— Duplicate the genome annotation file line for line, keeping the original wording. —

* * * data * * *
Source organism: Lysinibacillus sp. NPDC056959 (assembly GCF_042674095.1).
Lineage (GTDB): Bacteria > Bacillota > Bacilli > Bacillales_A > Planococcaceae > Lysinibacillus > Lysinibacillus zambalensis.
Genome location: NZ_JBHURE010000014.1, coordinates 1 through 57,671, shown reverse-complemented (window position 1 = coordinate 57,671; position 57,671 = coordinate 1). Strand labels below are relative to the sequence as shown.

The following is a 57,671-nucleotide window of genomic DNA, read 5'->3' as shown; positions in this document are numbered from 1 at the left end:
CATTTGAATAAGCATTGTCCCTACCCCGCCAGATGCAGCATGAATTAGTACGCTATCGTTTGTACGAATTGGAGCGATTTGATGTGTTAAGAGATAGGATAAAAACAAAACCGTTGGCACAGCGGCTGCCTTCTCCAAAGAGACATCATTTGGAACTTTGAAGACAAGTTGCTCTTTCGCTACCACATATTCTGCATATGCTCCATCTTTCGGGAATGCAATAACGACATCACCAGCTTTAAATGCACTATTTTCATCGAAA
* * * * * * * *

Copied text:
Source organism: Lysinibacillus sp. NPDC056959 (assembly GCF_042674095.1).
Lineage (GTDB): Bacteria > Bacillota > Bacilli > Bacillales_A > Planococcaceae > Lysinibacillus > Lysinibacillus zambalensis.
Genome location: NZ_JBHURE010000014.1, coordinates 1 through 57,671, shown reverse-complemented (window position 1 = coordinate 57,671; position 57,671 = coordinate 1). Strand labels below are relative to the sequence as shown.

The following is a 57,671-nucleotide window of genomic DNA, read 5'->3' as shown; positions in this document are numbered from 1 at the left end:
CATTTGAATAAGCATTGTCCCTACCCCGCCAGATGCAGCATGAATTAGTACGCTATCGTTTGTACGAATTGGAGCGATTTGATGTGTTAAGAGATAGGATAAAAACAAAACCGTTGGCACAGCGGCTGCCTTCTCCAAAGAGACATCATTTGGAACTTTGAAGACAAGTTGCTCTTTCGCTACCACATATTCTGCATATGCTCCATCTTTCGGGAATGCAATAACGACATCACCAGCTTTAAATGCACTATTTTCATCGAAA